Trio of extremist initiatives and the shady cabal of moneyed conservatives that support them

There’s been a lot of talk swirling around the trio of terrible ballot initiatives sponsored by a shady cabal of conservative interests and the amount of money spent to get them on the ballot. Today, the Gazette ran a story about who and how much spent the money:

Financial support for Constitutional Initiatives 97 and 98 and Initiative 154 comes primarily from one group: Montanans in Action, a nonprofit group that so far has declined to reveal specifically where it gets its money.

Reports filed this week show that Montanans in Action has spent nearly $633,000 on the campaigns for the three measures. That accounts for 92 percent of financial support for the three measures. Of that amount, $580,000 was paid to signature-gatherers, the reports showed.

I’ve written a bunch of posts about these initiatives. They are reprehensible and misleading.

CI 97 is the “Stop Overspending” bill, which is a spending cap initiative that would basically cripple the state’s ability to deal with changing population demographics, and whose inbred uncle — Colorado’s TABOR — nearly took down the state’s school system.

CI 98 is an attempt to do an end run around the foundations of American constitutional democracy by making judges subject to simple recalls, likely an effort to more easily implement bizzaro conservative agendas.

CI 154 is an eminent domain law that would force the state to compensate property owners for regulation that affects the property’s value. That is, environmental regulations, and mining property, for example. The initiative, however, makes it easier for the government to condemn property and take it away from you. Basically the initiative’s sole purpose is to destroy the government’s ability to regulate business.

In other words, these initiatives open the door for a few powerful businesses and conservative ideologues to run roughshod over our state without leaving us any power to stop them. They want to eliminate taxation, eliminate services, and eliminate government control over their polluting or dangerous business practices.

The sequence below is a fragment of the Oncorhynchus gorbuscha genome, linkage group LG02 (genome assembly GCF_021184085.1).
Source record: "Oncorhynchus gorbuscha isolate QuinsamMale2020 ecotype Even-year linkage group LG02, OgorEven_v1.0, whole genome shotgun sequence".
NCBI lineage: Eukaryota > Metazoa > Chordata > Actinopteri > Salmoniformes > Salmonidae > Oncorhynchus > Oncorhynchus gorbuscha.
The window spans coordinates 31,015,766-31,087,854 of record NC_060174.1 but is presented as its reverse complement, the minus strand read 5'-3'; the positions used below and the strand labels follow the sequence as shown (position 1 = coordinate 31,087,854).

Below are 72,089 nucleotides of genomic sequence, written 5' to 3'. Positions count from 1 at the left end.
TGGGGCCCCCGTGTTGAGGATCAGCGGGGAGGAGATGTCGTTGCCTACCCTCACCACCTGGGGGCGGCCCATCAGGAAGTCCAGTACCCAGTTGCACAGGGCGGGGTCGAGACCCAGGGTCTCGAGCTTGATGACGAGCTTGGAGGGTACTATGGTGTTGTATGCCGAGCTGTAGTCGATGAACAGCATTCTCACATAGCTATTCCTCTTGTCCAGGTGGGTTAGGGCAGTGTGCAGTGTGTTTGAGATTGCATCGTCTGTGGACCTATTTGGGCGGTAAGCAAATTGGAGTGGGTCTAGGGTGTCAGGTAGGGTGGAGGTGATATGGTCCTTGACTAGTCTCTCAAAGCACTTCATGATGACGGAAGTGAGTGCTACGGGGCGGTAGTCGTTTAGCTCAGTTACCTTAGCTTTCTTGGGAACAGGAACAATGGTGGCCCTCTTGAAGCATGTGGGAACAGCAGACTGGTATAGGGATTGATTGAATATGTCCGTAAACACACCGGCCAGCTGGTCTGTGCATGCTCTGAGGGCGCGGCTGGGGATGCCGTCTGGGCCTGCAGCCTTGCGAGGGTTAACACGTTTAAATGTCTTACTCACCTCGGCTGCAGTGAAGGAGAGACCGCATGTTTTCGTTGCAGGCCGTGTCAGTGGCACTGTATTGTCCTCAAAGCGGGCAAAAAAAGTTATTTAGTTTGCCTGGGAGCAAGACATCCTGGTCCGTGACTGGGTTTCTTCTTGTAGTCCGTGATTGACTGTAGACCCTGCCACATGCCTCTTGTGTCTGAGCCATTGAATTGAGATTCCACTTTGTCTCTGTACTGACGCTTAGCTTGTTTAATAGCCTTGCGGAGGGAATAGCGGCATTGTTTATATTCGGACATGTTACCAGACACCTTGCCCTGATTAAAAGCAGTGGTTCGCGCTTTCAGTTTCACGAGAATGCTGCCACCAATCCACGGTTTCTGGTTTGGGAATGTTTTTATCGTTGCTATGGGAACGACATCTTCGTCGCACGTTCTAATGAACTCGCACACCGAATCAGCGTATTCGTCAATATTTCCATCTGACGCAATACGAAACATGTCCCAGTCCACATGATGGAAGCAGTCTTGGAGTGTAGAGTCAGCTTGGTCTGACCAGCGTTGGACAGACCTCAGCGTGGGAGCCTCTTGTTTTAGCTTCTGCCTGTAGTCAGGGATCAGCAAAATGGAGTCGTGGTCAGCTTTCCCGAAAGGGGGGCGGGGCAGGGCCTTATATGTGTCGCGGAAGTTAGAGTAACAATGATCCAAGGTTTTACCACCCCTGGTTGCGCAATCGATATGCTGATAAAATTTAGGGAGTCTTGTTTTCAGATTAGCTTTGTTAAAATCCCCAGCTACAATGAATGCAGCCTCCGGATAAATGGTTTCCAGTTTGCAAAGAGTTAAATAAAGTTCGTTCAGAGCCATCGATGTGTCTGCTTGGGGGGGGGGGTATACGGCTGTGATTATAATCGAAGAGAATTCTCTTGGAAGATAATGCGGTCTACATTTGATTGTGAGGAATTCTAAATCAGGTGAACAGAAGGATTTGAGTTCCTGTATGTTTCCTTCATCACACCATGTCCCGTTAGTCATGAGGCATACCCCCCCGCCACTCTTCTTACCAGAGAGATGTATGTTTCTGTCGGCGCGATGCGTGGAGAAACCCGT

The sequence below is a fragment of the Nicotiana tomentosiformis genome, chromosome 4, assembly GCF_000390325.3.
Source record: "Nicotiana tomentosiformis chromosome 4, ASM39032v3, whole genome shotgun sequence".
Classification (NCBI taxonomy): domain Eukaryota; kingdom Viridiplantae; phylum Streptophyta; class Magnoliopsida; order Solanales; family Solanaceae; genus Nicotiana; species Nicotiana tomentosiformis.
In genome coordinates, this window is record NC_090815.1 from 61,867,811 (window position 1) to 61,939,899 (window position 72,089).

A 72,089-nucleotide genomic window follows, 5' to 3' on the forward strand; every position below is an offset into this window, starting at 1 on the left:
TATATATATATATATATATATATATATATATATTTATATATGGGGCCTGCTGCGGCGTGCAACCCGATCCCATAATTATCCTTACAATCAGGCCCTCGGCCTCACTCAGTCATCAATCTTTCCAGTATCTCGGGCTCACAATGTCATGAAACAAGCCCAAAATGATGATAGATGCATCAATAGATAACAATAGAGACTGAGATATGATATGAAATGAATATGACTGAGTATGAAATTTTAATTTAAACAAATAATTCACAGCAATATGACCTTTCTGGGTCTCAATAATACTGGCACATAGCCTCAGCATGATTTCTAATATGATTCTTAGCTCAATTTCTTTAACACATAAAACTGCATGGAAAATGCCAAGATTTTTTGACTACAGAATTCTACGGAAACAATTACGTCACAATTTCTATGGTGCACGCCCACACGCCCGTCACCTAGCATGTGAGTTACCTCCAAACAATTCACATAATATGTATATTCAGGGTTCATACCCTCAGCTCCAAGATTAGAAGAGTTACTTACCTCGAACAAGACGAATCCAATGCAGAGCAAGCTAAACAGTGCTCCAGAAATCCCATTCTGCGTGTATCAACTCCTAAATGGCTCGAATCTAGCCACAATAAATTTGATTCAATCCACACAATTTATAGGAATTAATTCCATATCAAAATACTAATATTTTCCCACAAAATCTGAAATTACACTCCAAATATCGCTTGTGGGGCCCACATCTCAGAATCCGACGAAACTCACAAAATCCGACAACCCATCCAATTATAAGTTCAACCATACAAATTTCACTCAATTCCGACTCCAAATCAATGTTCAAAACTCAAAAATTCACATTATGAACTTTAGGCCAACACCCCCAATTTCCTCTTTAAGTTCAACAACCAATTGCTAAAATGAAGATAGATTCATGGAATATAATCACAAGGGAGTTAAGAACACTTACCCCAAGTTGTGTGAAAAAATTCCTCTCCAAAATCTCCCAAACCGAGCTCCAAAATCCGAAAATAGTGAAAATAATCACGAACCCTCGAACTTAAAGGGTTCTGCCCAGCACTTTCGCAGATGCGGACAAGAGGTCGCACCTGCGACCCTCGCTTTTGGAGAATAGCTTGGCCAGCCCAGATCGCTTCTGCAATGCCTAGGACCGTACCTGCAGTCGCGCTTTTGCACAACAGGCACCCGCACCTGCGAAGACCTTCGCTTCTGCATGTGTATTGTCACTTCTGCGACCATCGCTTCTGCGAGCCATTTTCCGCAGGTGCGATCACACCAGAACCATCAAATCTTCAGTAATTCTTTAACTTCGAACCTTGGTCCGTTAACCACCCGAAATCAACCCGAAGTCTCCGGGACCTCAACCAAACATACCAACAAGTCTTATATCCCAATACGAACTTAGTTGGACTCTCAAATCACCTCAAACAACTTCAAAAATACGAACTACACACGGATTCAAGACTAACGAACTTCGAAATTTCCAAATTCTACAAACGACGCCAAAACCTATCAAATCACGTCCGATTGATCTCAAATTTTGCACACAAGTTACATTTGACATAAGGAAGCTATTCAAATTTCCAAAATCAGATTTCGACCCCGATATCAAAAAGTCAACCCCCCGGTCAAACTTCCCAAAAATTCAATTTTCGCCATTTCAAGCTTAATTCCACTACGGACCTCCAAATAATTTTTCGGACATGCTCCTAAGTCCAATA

These are not initiatives born of democracy intended for the good of our community. If the very ideology behind the initiatives haven’t convinced you that these bills are not in your interest, then the fact that unknown interests have poured more than a half million dollars to pay a bunch of out-of-state professional signature gatherers to descend on Montana and trick, fool, and deceive people into putting their names on these dreadful petitions should make it plain as day.

But wait! It gets worse!

Sandlapper on the Daily Kos wrote a post about the vast sums of money stemming from a Montana “nonprofit” intended for other similar initiatives in other states:

Who in Montana — or somewhere else — would be hiding behind laws that shield a nonprofit group’s books to send more than $600,000 to ballot campaigns in California, Nebraska and elsewhere? Is a political action committee there being used as a right-wing tool to launder and funnel money across the country, the same as Tom DeLay’s TRMPAC is accused of doing in Texas? And what does Trevis Butcher, a conservative political activist in Montana, have to do with it?

But wait! Sandlapper has another post on the unethical practices of professional Oklahoma signature gatherers! Sound familiar? It should! (To be fair to the signature gatherers, Montana doesn’t have a residency requirement for gathering signatures. But from the general harassment endured by these initiatives’ out-of-state mercenaries it’s fair to say that little attention was paid to the means, just the results.)

There is hope. First, Schweitzer has tied one of these nasty measures to his property tax rebate, and I’m convinced anything that the Guv goes against is as good as dead. Second, some Montanans are getting suspicious of Travis Butcher’s sudden effusion of cash; according to Sandlapper’s first post, Jonathon Motl of Montanans for Fair Initiatives has demanded a review of Butcher’s books.

I’m curious and eager to see the results. When you turn rocks over all sorts of uglies crawl out…

Update: On a positive note, the minimum wage initiative made the ballot. Excellent news.

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  1. 1 Howie Rich scoops Montana newspapers; website shows support for state initiatives « 4&20 blackbirds

    […] Meet Howie Rich! The picture alone is worth a blog post. Previously the Manhattan real estate developer and hidden funder of Montana’s trio of terrible initiatives – 154, 97, and 98 – was about as camera-friendly as a mafia don. The only picture on the Internet of Rich previously available was a grainy snapshot from some Manhattan function on Hart Williams’ blog. He was a recluse, pulling the strings for putting fiscal social engineering intiatives on the ballot in Arizona, California, Idaho, Maine, Michigan, Montana, Missouri, Nebraska, Nevada, North Dakota, Oklahoma, Oregon, South Carolina, and Washington, buying signature gatherers through front organizations in an attempt to make the initiatives look like grassroots-driven legislation. […]




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